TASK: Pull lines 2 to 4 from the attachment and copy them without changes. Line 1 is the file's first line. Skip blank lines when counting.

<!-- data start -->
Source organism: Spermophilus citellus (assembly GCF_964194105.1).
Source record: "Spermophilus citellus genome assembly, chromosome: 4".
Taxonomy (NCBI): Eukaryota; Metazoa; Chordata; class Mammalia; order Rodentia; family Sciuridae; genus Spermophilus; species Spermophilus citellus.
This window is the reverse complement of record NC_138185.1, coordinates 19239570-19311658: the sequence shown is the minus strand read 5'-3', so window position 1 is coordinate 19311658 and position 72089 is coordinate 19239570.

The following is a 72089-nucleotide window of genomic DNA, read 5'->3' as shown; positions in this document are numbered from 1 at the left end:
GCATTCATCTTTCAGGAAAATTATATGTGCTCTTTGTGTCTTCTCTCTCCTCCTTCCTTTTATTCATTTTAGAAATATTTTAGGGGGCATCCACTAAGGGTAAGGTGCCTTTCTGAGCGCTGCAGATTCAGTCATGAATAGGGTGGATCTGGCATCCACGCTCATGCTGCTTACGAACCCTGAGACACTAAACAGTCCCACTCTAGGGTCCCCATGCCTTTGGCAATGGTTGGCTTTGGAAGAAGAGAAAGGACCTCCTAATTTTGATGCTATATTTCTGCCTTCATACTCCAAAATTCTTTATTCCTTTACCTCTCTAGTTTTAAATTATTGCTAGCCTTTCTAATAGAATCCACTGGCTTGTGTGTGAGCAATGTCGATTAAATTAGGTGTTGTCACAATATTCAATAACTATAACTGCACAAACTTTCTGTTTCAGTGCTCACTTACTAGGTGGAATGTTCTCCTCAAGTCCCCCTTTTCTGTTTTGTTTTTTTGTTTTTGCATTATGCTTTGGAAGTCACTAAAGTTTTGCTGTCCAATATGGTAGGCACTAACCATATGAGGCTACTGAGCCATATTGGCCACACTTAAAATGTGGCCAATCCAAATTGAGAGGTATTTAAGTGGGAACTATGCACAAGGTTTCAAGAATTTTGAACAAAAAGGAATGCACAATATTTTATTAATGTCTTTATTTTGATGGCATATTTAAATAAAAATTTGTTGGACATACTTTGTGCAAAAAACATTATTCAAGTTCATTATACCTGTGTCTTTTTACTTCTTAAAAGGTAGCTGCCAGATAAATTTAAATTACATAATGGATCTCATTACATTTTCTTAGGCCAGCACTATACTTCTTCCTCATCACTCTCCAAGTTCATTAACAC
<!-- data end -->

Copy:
Source record: "Spermophilus citellus genome assembly, chromosome: 4".
Taxonomy (NCBI): Eukaryota; Metazoa; Chordata; class Mammalia; order Rodentia; family Sciuridae; genus Spermophilus; species Spermophilus citellus.
This window is the reverse complement of record NC_138185.1, coordinates 19239570-19311658: the sequence shown is the minus strand read 5'-3', so window position 1 is coordinate 19311658 and position 72089 is coordinate 19239570.